Fibromyalgia Syndrome - New Hope for Fibromyalgia

Fibromyalgia Syndrome - New Hope for Fibromyalgia

Fibromyalgia is the migraine syndrome gone haywire. Treatment has to be directed toward controlling the migraine syndrome. Controlling the migraine syndrome can lead to a cure for fibromyalgia! That’s right; I said a cure for fibromyalgia is possible! I have had so many patients have their fibromyalgia resolve that I am optimistic that I can really make a difference in the quality of life. At a minimum, marked improvement should be expected. There are always exceptions in medicine, but they are rare.

Fibromyalgia is traditionally defined as a syndrome which may feature constant pain, fatigue, sleep loss, headache, TMJ, restless legs, anxiety, depression, panic attacks, irritable bowel, bladder symptoms, memory impairment among other complaints over a period of time. Physical exam of a fibromyalgia patient reveals tender points or what we call “trigger points.”

There are 18 specific trigger points to be examined. Eleven out of eighteen tender trigger points are required for diagnosis of fibromyalgia. The overall consensus is that the cause of fibromyalgia is unknown. Maybe it is an autoimmune disorder or a strange rheumatological illness. A number of headache specialists, me included, have quite a different idea and solution.

Fibromyalgia is a neurological condition! It is estimated that up to 6% of the population suffers from fibromyalgia. Basically, it is the migraine syndrome gone haywire. The 18 trigger points are, in fact, points of allodynia (painful response to things that are usually painless) in select sites over the body. Allodynia is a hypersensitive response from the brain to the nerves involved. These painful sites, or trigger points, probably result from cell injury and cell death occurring in the periaqueductal gray matter in the brain. This brain tissue normally modulates sensation and tells the rest of the brain that this touch sensation is not painful. As the cells become sick and die, they fail to modulate the sensation, and the sensation is perceived as being painful. This condition worsens over the years and is a progressive phenomenon. A person can tolerate losing some brain cells, but in the long run it takes its toll. Unless measures are taken to reverse the process, impairment and disability get worse. To find out more, go to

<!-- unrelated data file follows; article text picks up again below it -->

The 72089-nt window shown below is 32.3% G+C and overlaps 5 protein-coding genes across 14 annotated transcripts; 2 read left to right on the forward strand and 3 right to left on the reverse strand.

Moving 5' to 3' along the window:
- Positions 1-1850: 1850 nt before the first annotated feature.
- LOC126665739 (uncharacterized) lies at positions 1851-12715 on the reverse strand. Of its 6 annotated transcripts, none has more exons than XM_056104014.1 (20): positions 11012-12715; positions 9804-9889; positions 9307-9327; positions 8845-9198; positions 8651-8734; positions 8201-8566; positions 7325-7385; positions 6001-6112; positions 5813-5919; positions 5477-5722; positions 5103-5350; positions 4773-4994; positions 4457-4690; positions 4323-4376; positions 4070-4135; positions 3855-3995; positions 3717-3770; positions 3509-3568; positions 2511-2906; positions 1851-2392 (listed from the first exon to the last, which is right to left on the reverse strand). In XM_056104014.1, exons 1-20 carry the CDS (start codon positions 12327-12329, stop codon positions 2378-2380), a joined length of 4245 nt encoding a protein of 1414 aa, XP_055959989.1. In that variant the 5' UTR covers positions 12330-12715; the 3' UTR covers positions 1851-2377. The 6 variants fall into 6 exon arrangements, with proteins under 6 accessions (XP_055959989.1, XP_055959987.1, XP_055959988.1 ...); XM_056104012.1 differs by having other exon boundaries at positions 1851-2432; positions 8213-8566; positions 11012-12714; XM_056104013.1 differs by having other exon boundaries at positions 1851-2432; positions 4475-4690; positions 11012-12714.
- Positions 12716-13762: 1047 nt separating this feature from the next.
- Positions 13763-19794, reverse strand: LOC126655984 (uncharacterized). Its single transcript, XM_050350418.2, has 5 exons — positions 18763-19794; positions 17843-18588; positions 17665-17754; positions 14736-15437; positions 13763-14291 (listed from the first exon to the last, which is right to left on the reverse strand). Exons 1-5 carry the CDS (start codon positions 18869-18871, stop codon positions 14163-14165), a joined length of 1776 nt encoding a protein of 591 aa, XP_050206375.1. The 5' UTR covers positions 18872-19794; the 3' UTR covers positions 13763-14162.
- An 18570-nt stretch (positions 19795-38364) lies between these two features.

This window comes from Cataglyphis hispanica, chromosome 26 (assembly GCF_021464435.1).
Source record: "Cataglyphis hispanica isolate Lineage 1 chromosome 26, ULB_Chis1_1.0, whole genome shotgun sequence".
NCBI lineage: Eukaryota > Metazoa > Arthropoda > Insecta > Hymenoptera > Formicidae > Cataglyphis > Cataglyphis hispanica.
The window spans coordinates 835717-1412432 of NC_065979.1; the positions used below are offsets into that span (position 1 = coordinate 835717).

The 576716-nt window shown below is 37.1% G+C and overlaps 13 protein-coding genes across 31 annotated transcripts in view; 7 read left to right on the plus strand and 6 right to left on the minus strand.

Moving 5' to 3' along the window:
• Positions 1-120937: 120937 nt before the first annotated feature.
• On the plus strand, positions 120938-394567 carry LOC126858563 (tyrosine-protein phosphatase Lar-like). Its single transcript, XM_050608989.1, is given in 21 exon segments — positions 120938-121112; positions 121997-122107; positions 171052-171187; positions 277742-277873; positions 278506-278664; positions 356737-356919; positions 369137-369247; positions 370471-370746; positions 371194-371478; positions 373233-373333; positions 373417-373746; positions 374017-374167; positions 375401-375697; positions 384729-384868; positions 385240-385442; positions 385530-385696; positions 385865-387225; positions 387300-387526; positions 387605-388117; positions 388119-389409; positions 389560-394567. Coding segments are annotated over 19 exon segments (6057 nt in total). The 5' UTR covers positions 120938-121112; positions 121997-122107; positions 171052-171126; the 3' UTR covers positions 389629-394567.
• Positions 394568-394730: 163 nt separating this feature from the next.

By: J. Wes Tanner, MD
J. Wes Tanner, MD is a family practice and headache specialist who has been treating people for about 30 years. He has extensive experience in treating migraines and fibromyalgia with excellent success. In Doctor, Why Do I Feel This Way?, Dr. Tanner exposes the secrets and myths about fibromyalgia and the migraine syndrome. To find out more, go to href="">



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